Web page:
It is no secret that drug prices continue to be a problem in the United States. In a previous blog post, we discussed the environment in which skyrocketing drug prices are allowed to take off.  It has continued to be an important subject to Americans and the ongoing presidential campaigns.  The growing issue of medications costs is punctuated with head-spinning facts such as drugs that are $1,000 per pill in the US costing as little as $4 in India, or the life-expectancy is higher in Costa Rica than the United States despite higher income and amount spent on healthcare by Americans.  Some insurance companies are beginning to fight back against pharmaceutical companies pricing by dropping expensive drugs from their covered medications.   The strategy to drop

expensive drugs from their formularies was established two years ago by Express Scripts, the largest pharmacy benefit manager in the US, when they announced they would no longer pay for 48 brand-name medications.  This was a result of many medicines raising over 20% in price over the previous year, so Express Scripts stopped paying for them in 2014 and moved their patients to generics or competing drugs.  The result was many pharmaceutical companies dropping the prices of the products, and some being reaccepted into Express Scripts’ formulary.   Ronny Gal, a drug industry analyst, expects more than half of all insured people will have some medications excluded from their coverage. He said, “Drug companies have been pricing their drugs largely along the lines of…whatever…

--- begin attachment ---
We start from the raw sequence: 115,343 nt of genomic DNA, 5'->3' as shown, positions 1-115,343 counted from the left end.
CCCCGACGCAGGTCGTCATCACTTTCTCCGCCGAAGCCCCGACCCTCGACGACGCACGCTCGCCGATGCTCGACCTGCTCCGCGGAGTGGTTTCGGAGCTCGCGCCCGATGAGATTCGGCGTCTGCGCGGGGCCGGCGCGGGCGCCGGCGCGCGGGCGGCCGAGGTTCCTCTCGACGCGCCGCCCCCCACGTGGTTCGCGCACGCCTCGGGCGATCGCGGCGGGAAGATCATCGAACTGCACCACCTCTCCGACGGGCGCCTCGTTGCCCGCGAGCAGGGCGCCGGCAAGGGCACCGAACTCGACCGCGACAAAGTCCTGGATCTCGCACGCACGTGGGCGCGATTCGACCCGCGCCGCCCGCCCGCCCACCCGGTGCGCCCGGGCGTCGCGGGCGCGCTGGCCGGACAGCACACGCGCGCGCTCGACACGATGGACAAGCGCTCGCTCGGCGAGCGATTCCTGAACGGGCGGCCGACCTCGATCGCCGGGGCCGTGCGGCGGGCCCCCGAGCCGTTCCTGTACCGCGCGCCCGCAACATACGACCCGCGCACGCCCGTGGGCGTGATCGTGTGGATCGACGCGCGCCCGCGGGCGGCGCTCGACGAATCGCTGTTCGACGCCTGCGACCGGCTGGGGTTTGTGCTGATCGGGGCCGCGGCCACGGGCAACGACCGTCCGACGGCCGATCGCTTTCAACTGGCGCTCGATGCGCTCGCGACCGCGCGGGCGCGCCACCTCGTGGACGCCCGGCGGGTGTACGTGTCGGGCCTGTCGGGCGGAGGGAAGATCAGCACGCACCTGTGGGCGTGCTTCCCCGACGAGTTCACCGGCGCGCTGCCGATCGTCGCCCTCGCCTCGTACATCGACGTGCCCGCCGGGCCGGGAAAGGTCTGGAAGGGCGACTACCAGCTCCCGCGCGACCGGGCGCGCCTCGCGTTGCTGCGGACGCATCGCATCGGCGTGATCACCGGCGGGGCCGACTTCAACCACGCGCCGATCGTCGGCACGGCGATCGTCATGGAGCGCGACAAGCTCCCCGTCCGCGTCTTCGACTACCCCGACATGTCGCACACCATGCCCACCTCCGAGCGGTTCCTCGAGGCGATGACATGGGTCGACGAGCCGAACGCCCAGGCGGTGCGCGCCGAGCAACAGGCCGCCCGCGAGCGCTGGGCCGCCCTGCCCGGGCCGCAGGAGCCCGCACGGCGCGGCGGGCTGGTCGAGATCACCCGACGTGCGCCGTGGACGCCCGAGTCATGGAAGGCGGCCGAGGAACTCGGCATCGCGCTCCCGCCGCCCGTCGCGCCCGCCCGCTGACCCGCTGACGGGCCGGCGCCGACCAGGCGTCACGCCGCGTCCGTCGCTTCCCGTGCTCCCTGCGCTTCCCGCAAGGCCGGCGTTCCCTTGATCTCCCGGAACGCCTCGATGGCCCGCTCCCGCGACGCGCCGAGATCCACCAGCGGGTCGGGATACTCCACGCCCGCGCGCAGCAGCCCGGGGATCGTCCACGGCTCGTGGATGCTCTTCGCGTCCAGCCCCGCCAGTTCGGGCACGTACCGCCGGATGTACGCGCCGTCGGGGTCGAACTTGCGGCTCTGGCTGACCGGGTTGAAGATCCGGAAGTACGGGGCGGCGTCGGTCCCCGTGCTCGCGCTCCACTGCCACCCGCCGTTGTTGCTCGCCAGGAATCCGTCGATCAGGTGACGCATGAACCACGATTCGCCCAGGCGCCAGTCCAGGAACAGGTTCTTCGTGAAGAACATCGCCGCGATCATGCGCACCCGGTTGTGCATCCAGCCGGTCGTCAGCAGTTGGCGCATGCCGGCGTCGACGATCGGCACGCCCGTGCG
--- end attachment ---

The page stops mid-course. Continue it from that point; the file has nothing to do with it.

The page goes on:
There are many companies that, for a fee, offer to help people apply to pharmaceutical patient assistance programs (PAPs). Some even show up when you do a Google search for "NeedyMeds" or words spelled close to "NeedyMeds." While some make reasonable claims, others seem to say if you pay them a fee they can get you any medicine for free. And some of the fees can pile up pretty quickly. No PAP charges you to apply. Occasionally you'll find one that has a copayment, but you should never pay upfront. How complicated is it to apply to a PAP? The simple answer is "it depends on the program." Just about every program has its own application. Some are very simple while others are a little

more demanding. But this should never deter anyone from applying. Horror stories abound about people who were duped by companies that help people apply to PAPs. What steps should you take to protect yourself from being ripped off? There are websites where people describe the problems they encounter with companies such as: Complaint Board Complaints Board Ripoff Report Pissed Consumer Better Business Bureau Another way to find potential problems is just to Google the company name with the word "complaints." You can also contact the attorney general's office in the company's state of incorporation to see if they have received complaints or investigated the company. Don't be suckered by the testimonials that appear on a company's website. Even if they are real, you never see…